Editor's note: In this story, you’ll hear from several local Black athletes from different sports, different walks of life and different generations. They each describe their own experiences of watching Black lives taken by police and how they feel directly tied to each case both on and off the field.
CINCINNATI — “It was like a double life.”
When NFL player Spencer Ware thinks back to his high school football days at Princeton High School, he said he remembers living two different lifestyles: one where he’s an athletic star and the other where he’s a Black man.
“One moment, I'm at the game,” Ware said. “And the white fans, the white people, are cheering for me like they love me.”
Things would quickly shift for Ware on his walk home from the game. He said police officers would often stop him, questioning everything from where he was going to why he was covered in dirt. Ware said his first instinct was to go into survival mode, unsure if he would make it home.
It’s an instinct, he said, that’s carried over to his professional career.
“I get the messages [like]: 'Go back to Africa, your mom’s a monkey... I bet my grandfather raped y'all,’” Ware said. “The same people who show up to the games, I’ve literally ran into the same people.”
Ware’s experience is one that, long-time sports psychologist Dr. Ken Washington said, is common among Black athletes.
“In some ways, [fans] put them on a pedestal in a particular situation, but they don't see them for who they really are until they get off the field, or they cease to perform,” Washington said.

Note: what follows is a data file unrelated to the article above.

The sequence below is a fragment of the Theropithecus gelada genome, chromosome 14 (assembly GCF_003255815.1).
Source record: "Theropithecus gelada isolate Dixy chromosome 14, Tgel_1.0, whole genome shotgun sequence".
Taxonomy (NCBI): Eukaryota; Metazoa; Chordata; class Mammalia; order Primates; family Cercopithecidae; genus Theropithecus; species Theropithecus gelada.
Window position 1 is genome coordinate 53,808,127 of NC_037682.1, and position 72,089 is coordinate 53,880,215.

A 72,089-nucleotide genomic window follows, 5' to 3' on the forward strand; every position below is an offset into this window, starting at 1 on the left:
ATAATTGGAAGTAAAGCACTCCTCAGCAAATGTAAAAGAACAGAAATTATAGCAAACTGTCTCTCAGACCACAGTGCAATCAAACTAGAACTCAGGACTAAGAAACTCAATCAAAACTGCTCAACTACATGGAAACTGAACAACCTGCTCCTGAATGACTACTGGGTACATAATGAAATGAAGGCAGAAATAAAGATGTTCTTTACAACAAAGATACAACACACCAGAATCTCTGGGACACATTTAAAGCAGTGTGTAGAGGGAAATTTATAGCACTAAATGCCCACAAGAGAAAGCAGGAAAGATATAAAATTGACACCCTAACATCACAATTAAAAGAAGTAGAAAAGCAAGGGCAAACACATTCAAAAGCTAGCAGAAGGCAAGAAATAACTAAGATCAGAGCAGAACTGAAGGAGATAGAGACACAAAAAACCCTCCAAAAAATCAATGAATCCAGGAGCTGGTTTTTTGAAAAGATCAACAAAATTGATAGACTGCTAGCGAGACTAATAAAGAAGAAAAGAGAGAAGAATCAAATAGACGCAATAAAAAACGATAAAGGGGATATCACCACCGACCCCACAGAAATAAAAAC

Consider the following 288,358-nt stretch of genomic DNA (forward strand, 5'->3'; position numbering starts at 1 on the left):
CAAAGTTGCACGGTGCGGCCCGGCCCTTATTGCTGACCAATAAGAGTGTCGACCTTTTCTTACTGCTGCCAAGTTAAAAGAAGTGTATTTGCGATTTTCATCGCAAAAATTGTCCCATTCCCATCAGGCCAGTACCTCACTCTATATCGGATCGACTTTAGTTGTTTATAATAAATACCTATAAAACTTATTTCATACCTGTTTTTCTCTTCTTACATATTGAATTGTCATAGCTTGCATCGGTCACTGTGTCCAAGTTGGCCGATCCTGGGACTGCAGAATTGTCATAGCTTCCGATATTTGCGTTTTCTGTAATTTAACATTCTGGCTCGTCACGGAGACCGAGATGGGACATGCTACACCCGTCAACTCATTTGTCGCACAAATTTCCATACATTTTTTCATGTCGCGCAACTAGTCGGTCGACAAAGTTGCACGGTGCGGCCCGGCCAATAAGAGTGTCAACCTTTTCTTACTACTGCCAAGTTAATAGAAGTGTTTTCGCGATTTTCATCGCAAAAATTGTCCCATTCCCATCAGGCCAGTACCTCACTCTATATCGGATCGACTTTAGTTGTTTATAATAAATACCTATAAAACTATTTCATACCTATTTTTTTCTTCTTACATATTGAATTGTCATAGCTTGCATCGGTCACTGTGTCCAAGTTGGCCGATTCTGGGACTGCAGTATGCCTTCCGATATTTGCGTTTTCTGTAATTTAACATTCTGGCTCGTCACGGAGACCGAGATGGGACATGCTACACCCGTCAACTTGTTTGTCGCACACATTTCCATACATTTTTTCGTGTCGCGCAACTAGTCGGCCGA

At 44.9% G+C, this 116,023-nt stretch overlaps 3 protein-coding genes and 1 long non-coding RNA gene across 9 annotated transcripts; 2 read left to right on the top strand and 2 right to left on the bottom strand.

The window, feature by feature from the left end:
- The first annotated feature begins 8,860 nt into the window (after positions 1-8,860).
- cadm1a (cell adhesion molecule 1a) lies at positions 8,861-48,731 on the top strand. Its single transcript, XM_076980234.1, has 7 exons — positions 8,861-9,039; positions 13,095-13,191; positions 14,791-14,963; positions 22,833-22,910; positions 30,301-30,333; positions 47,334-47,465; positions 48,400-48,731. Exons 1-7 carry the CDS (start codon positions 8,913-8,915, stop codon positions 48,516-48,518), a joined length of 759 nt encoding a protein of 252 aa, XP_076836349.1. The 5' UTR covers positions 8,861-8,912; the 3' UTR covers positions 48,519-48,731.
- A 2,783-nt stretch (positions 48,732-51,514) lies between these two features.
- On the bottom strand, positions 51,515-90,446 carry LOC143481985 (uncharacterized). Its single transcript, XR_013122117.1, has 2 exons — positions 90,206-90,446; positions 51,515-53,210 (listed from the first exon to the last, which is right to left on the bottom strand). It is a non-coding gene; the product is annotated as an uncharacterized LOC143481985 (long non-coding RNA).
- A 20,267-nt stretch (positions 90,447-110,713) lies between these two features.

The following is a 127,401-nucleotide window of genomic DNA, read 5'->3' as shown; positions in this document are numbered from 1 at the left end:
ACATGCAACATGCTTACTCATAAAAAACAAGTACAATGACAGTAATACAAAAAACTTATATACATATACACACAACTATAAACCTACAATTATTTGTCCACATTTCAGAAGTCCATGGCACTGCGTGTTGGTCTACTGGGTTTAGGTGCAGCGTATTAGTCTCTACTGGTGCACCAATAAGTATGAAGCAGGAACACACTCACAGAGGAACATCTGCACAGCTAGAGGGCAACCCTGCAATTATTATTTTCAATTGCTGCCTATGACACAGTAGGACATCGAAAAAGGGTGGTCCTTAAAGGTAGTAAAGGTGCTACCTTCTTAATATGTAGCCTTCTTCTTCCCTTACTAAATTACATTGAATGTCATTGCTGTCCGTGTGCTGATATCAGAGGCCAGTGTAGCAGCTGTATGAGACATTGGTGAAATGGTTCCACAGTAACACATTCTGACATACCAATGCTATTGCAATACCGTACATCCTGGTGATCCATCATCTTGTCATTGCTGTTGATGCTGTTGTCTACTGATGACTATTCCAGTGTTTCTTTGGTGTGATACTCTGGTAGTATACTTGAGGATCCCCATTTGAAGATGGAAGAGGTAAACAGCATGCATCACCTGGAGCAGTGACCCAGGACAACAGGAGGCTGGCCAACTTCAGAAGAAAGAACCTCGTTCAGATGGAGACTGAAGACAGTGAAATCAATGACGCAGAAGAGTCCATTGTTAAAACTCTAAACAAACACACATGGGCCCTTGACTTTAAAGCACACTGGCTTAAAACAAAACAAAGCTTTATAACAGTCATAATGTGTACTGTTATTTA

It’s normal for Black athletes to use sports as an escape from the racism they may face off the field," Washington said. But after watching Black lives taken at the hands of police, such as Breonna Taylor and George Floyd this year, he said, the “escape” is dwindling.
“It's very stressful,” Washington said. “It can basically chip away at your own coping strategies, especially when you depend upon those coping strategies to keep you healthy.”
Professional volleyball player and former University of Cincinnati athlete Jordan Thompson said she couldn’t get herself to watch the viral video of Jacob Blake, a Black man shot several times by a police officer.
“I've sometimes been going to practice and I'm still feeling just the weight of everything that’s going on,” Thompson said. “My dad was telling me about how he would get stopped for driving while Black and for just stupid things like having an air freshener hanging from his rear-view mirror… That's the thing, like everyday you wake up, you never know. Is it gonna be somebody in your family?”
Thompson’s feelings are nothing new, but something felt among Black athletes for decades, according to George Wilson, 1964 NBA Gold Medalist and former University of Cincinnati NCAA champion.
“I knew then as well as today,” Wilson said, “that being Black in America, sitting Black, walking Black, running Black, driving Black, you always have a chance of one of those police officers deciding I'm gonna pull him over for blank reason.”
Author and sports journalist John Erardi described a moment when one of Wilson’s UC teammates, Oscar Robertson, tried to speak out on his experiences of racism publicly.
“Oscar Robertson said something in a Sports Illustrated piece,” Erardi said. “He said, in some cases, he couldn't go into clubs with his white teammates [and that] he didn't feel welcome.”
Soon after the piece was published, Erardi said, Robertson was called into his coach’s office and told he wasn’t allowed to say those things.
“[For George Wilson], if he would have spoken out that way in 1962, it could have been the end of his world,” Erardi said.
It's been troubling, Erardi said, to see the backlash against Black athletes who express their concerns with race relations across the country. Erardi said Joe Morgan, of the Big Red Machine, would often use a Maya Angelou quote:
“He said, ‘People will remember nothing of what you say, a little of what you do, and everything about how you make them feel,' And these athletes have made us feel great... why can't I feel good about you off the court?”
Hear reporter Jasmine Minor discuss this story on the Hear Cincinnati podcast player above.